CONGRESSIONAL OVERSIGHT MANUAL

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Updated January 16, 2020

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Offices of Senate Legal Counsel and House General Counsel

Since their establishment, the Offices of Senate Legal Counsel and House General Counsel have developed parallel yet distinctly unique and independent roles as institutional legal “voices” of the two bodies they represent.

Both offices perform functions important to committee oversight, including representing the committees of their respective chambers in certain judicial proceedings.

Senate Legal Counsel

The Office of Senate Legal Counsel provides legal assistance and representation to Senators, committees, officers, and employees of the Senate on matters pertaining to their official duties.

It was established “to serve the institution of Congress rather than the partisan interests of one party or another” 348 in the Ethics in Government Act of 1978. 349

Statutory duties of the office include defensive legal representation of the Senate, its committees, members, officers, and employees; 350 representation in legal proceedings to aid investigations by Senate committees; 351 representation of the Senate itself in litigation in cases in which the Senate is a party and also as amicus curiae when the Senate has an institutional interest; 352 providing legal advice and assistance to Members; 353 and performing such other duties consistent with the nonpartisan purposes and limitations of Title VII of the Ethics Act as the Senate may direct. 354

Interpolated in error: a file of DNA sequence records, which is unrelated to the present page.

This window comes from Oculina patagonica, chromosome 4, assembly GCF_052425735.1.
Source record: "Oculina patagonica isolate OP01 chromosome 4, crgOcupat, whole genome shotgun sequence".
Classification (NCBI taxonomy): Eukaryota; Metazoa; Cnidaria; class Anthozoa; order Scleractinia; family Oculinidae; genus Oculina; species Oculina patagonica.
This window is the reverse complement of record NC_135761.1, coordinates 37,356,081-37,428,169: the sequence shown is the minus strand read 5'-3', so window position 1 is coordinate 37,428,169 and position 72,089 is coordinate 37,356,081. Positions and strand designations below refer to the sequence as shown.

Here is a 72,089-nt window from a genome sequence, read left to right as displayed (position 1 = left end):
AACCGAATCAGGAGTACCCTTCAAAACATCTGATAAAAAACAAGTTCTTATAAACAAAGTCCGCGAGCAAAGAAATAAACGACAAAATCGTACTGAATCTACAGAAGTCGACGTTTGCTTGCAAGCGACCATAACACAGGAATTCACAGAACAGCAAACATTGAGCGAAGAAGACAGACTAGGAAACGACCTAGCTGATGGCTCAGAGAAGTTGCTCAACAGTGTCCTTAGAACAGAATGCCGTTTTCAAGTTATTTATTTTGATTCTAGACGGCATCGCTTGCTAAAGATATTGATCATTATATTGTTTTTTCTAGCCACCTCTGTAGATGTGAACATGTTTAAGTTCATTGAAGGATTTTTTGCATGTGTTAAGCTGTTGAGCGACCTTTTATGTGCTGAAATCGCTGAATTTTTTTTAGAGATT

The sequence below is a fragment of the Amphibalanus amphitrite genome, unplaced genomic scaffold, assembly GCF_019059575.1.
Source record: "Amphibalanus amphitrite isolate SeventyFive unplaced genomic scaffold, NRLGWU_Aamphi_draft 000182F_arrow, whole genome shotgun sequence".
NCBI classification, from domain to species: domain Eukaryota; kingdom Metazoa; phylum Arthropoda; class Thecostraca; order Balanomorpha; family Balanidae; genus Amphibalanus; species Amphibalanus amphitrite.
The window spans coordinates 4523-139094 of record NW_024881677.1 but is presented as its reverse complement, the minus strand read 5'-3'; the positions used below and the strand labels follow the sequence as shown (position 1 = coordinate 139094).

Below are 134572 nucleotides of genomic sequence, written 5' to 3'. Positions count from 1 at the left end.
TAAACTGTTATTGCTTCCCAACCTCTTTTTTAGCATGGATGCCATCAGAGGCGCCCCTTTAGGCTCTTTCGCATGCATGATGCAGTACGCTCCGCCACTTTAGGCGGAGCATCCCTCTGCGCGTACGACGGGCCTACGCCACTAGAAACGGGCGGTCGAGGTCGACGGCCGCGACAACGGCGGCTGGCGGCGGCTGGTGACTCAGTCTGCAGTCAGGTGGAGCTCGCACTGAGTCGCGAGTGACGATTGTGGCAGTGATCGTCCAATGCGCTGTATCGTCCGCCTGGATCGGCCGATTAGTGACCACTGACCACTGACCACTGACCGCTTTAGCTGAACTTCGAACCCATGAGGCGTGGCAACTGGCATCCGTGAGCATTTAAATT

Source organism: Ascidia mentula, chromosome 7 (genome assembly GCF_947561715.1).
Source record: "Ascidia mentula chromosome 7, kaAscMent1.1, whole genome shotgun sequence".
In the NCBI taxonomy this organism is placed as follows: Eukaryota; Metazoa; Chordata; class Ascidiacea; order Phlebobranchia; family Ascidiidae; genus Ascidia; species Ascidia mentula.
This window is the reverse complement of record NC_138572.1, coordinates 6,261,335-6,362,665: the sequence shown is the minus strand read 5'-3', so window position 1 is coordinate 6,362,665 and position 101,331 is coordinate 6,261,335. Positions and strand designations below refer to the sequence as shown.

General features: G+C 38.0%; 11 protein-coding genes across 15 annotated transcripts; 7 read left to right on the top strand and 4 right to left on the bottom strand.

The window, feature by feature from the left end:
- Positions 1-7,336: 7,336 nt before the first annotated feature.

Critical to committee oversight, the Senate legal counsel may represent committees in proceedings to obtain evidence for Senate investigations.

Specifically, the office may represent a Senate committee or subcommittee in a civil action to enforce a subpoena. 355

Additionally, a committee may direct the Senate legal counsel to represent it or any of its subcommittees in an application for an immunity order. 356

The office also has a number of advisory functions.

Principal among these are the responsibility of advising members, committees, and officers of the Senate with respect to subpoenas or requests for the withdrawal of Senate documents and the responsibility of advising committees about their promulgation and implementation of rules and procedures for congressional investigations.

The office also provides advice about legal questions that arise during the course of investigations. 357

In addition, the counsel’s office provides information and advice to members, officers, and employees on a wide range of legal and administrative matters relating to Senate business.